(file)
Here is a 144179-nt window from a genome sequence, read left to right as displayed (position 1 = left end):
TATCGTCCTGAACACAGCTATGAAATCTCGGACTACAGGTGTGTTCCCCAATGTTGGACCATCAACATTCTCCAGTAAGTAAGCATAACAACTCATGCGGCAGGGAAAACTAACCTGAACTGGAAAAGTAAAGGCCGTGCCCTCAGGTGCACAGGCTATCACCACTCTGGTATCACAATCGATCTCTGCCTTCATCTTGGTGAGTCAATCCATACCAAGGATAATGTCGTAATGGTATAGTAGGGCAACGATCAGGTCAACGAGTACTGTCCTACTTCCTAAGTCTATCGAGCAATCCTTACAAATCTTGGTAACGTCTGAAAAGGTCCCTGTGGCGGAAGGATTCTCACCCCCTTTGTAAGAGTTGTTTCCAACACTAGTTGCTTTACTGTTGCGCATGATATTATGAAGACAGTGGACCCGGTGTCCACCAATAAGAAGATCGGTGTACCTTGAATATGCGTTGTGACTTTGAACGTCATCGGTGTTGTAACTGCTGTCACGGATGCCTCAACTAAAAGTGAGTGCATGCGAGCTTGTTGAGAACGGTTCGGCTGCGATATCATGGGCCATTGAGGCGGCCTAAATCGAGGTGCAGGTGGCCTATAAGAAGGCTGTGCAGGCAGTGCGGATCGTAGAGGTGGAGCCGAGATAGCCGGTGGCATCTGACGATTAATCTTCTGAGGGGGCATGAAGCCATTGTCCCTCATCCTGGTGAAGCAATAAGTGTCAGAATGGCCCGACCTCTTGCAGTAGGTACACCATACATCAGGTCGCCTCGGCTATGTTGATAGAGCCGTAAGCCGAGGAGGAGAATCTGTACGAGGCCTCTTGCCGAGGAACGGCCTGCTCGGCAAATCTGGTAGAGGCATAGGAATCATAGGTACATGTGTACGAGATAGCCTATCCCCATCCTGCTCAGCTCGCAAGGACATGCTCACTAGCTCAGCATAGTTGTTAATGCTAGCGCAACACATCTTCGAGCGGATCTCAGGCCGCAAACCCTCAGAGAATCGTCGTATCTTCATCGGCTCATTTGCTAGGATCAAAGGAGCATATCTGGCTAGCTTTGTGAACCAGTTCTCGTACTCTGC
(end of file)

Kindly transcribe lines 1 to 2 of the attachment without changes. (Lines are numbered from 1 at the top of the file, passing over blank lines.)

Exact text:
Here is a 144179-nt window from a genome sequence, read left to right as displayed (position 1 = left end):
TATCGTCCTGAACACAGCTATGAAATCTCGGACTACAGGTGTGTTCCCCAATGTTGGACCATCAACATTCTCCAGTAAGTAAGCATAACAACTCATGCGGCAGGGAAAACTAACCTGAACTGGAAAAGTAAAGGCCGTGCCCTCAGGTGCACAGGCTATCACCACTCTGGTATCACAATCGATCTCTGCCTTCATCTTGGTGAGTCAATCCATACCAAGGATAATGTCGTAATGGTATAGTAGGGCAACGATCAGGTCAACGAGTACTGTCCTACTTCCTAAGTCTATCGAGCAATCCTTACAAATCTTGGTAACGTCTGAAAAGGTCCCTGTGGCGGAAGGATTCTCACCCCCTTTGTAAGAGTTGTTTCCAACACTAGTTGCTTTACTGTTGCGCATGATATTATGAAGACAGTGGACCCGGTGTCCACCAATAAGAAGATCGGTGTACCTTGAATATGCGTTGTGACTTTGAACGTCATCGGTGTTGTAACTGCTGTCACGGATGCCTCAACTAAAAGTGAGTGCATGCGAGCTTGTTGAGAACGGTTCGGCTGCGATATCATGGGCCATTGAGGCGGCCTAAATCGAGGTGCAGGTGGCCTATAAGAAGGCTGTGCAGGCAGTGCGGATCGTAGAGGTGGAGCCGAGATAGCCGGTGGCATCTGACGATTAATCTTCTGAGGGGGCATGAAGCCATTGTCCCTCATCCTGGTGAAGCAATAAGTGTCAGAATGGCCCGACCTCTTGCAGTAGGTACACCATACATCAGGTCGCCTCGGCTATGTTGATAGAGCCGTAAGCCGAGGAGGAGAATCTGTACGAGGCCTCTTGCCGAGGAACGGCCTGCTCGGCAAATCTGGTAGAGGCATAGGAATCATAGGTACATGTGTACGAGATAGCCTATCCCCATCCTGCTCAGCTCGCAAGGACATGCTCACTAGCTCAGCATAGTTGTTAATGCTAGCGCAACACATCTTCGAGCGGATCTCAGGCCGCAAACCCTCAGAGAATCGTCGTATCTTCATCGGCTCATTTGCTAGGATCAAAGGAGCATATCTGGCTAGCTTTGTGAACCAGTTCTCGTACTCTGC